There are some issues with this article and Gary has picked up on some already with his comment there at the end of the article but i wanted to mention something else.
The article checks the parameter OS_AUTHENT_PREFIX which in the example is set to a NULL string - not the default value. The article then suggests setting back to a value of OPS$, its default. Oracle recommends in its hardening guide (and indeed there are many other sources saying the same) that setting it to the NULL string is best. This is to prevent dual authentication of externally authenticated accounts.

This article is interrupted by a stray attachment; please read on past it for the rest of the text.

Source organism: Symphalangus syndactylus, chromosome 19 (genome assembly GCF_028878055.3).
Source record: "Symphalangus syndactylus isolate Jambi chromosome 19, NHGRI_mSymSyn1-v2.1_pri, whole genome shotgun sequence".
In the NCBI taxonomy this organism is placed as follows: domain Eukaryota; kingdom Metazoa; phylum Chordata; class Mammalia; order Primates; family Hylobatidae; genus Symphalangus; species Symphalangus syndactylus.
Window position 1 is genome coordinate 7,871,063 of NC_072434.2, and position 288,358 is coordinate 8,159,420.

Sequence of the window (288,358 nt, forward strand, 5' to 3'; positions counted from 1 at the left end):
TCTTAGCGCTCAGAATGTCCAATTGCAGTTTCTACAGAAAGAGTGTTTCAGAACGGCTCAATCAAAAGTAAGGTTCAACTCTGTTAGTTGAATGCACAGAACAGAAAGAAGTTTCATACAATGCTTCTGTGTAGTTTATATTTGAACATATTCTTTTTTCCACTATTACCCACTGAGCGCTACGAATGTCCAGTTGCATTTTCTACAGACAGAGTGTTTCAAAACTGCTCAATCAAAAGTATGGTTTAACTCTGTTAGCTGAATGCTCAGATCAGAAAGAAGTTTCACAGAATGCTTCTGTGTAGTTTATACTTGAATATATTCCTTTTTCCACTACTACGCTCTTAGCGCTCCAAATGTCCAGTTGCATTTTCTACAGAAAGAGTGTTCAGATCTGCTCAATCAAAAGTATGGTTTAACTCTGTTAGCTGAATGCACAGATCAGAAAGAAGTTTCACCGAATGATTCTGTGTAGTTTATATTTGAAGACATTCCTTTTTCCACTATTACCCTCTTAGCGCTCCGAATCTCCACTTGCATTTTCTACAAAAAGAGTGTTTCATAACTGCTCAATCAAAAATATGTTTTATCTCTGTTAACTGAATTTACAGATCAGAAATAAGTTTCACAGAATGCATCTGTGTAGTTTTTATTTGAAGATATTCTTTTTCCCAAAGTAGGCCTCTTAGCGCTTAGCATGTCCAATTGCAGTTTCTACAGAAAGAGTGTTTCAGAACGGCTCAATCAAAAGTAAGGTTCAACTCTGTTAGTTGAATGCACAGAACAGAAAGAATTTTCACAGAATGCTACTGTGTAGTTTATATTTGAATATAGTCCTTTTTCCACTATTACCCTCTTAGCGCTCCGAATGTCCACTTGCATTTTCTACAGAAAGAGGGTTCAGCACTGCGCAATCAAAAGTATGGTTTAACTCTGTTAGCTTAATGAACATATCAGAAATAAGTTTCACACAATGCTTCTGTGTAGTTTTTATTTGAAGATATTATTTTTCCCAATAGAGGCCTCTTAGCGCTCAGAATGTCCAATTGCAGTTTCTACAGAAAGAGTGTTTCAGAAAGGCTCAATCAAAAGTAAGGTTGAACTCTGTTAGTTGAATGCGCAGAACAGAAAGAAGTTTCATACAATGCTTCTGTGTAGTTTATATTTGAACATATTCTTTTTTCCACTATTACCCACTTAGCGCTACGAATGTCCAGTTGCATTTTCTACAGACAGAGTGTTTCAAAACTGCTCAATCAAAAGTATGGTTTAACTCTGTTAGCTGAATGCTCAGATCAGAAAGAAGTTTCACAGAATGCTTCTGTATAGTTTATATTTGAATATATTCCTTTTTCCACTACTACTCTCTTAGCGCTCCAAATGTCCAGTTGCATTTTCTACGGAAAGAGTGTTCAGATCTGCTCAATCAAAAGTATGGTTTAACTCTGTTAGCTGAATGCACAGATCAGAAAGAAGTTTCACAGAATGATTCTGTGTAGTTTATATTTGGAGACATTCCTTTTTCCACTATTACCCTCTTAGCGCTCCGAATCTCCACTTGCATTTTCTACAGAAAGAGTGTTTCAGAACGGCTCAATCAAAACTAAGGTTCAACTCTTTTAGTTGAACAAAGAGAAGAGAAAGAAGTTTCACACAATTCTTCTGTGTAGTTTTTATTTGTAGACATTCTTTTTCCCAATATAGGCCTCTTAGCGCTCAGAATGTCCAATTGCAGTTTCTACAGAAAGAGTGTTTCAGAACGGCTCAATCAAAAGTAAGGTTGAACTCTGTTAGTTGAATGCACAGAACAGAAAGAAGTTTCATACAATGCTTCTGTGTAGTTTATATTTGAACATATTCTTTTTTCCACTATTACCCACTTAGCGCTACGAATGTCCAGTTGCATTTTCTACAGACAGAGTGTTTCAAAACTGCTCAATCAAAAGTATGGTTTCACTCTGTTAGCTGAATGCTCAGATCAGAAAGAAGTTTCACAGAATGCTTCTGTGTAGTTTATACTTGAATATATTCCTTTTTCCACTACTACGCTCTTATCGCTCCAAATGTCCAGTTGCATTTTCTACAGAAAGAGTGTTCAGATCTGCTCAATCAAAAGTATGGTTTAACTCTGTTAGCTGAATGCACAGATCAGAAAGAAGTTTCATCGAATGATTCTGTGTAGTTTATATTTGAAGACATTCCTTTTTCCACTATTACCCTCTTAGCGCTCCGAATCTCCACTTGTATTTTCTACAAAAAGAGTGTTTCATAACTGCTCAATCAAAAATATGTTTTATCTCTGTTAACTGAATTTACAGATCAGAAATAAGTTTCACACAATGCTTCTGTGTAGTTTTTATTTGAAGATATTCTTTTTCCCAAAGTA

James does make a good point though; check that no externally authenticated accounts exist before you change this value as it would stop them logging in.
The other point in the article about root access is that the acticle suggests that if you have root access you could randomly guess OS account names and create them in the hope of connecting as an externally authenticated account; why? just su to the software oracle owner and connect "as sysdba" and then do what you want.
I do agree with James that when done correctly externally authenticated accounts (local only not remote) are a good way to manage external jobs that must remain outside the database. This is OK, if OS access is limited, the OS and DB accounts have the least privileges necessary, the account is designed and used for one purpose only and its ever move is audited. Security in layers is good.